Essential Relationships for Worship Leaders – The Senior Pastor

Continuing thoughts on the relationships of worship leaders and their impact on corporate worship…

The connection between Pastor and Worship Leader is very important in regard to corporate worship.  Even in instances where they are related, there can be a natural divergence of focus and bridging the gap can require effort and commitment. 

The thoughts I share here are strictly from the perspective of a worship leader for the benefit of a worship leader.  I welcome thoughts from pastors.

  • Worship Leaders must be committed to the vision as set forth by the Pastor. 

This can be incredibly challenging for “creatively” driven people, but the simple fact is a leader must view themselves as an extension of the pastor.  Countless pastor-worship leader relationships have been undone by subtle struggles over power and influence.  Whatever influence God allows you to have with people should be used to promote the larger agenda of the ministry and not to feed ego. 


  • Change only comes through trust.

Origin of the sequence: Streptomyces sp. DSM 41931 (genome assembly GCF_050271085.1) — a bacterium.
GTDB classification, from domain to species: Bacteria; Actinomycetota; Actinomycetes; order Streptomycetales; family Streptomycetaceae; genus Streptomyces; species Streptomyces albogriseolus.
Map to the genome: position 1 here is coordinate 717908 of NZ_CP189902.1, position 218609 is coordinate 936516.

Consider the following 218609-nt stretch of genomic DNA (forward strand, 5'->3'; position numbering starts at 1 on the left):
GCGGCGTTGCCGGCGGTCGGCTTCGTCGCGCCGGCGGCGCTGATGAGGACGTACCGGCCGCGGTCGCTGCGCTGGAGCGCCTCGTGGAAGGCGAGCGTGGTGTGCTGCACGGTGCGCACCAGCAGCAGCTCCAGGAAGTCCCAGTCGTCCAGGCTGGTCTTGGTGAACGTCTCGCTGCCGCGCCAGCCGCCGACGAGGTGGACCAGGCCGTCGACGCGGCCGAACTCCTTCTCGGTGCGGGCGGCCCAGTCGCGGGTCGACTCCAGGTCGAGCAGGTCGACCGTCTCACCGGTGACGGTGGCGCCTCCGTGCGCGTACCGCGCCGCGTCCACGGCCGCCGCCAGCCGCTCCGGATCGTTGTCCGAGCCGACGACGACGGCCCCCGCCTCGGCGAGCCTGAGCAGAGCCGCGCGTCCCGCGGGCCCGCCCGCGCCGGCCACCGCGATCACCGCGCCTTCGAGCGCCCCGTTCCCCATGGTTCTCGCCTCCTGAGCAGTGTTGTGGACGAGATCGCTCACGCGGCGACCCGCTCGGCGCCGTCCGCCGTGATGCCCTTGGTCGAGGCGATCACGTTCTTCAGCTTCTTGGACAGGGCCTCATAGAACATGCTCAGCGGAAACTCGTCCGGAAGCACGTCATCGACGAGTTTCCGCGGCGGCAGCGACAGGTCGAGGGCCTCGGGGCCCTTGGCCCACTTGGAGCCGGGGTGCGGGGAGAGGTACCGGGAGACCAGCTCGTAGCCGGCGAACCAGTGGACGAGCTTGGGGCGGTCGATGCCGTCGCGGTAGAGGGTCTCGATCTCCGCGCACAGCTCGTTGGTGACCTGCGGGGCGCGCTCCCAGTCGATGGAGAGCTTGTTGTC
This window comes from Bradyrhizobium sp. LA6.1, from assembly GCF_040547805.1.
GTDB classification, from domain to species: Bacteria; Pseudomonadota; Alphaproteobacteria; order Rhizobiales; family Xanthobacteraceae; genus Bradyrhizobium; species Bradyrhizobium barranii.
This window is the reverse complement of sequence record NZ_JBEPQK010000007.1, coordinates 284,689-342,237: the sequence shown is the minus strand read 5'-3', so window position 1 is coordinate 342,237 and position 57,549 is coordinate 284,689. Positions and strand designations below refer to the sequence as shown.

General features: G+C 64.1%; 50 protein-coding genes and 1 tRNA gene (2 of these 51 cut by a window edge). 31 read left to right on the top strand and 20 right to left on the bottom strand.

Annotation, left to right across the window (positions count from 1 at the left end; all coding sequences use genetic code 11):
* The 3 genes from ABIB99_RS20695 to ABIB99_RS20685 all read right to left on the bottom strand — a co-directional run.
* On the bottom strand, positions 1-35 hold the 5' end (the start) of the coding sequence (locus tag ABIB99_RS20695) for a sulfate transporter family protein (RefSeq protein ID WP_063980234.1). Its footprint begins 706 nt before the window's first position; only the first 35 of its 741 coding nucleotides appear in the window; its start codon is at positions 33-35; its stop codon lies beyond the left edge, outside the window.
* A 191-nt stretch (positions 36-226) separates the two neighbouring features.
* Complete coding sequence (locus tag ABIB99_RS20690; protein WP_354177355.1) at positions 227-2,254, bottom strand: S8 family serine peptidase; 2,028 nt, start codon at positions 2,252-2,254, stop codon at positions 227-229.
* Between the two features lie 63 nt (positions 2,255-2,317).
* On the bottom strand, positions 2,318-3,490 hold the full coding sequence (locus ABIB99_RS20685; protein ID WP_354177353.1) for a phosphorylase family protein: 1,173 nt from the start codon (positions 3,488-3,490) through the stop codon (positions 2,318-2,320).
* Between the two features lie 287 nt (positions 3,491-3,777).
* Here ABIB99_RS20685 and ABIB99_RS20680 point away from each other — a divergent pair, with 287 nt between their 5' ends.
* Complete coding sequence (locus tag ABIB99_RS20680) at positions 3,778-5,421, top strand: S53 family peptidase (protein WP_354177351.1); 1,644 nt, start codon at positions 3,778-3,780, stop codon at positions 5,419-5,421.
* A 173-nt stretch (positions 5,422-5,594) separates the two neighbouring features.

No amount of cajoling, debate, and convincing can bring about change like trust can.  Particularly in cases where churches are changing/adding to their style of worship, a worship leader must have a well established track record of trustworthiness.   If you find that your pastor is resistant to new songs/styles/forms of worship, begin first by checking to see if you have the equity in your “trust account”.  Understand that you do not “earn the right” to do as you wish. 


  • Communication is key to properly deal with expectations.

Seek time regularly to speak with your pastor.  Ask for his input into songs/styles and for an honest assessment of his satisfaction with the worship ministry.  For some pastors this may be intimidating because they feel that they do not have the necessary musical terminology to adequately express their thoughts.  For some worship leaders this can be intimidating because we don’t like having our shortcomings, or those of our team, confronted.  Regardless, your openness to input will foster trust and confidence. 

Additionally, this is a great time to set and adjust expectations.  Be honest about your ability to produce what he is after.  If he’s thinking mass choir, and all you’ve got is 3 altos and a pitchy tenor, it is important to acknowledge such.  Let the pastor know your limitations, including personnel, equipment, and environment, but also offer a “can do” attitude and confidence.  The greater the pastor’s understanding of the issues you are working with the greater grace you may have with him.


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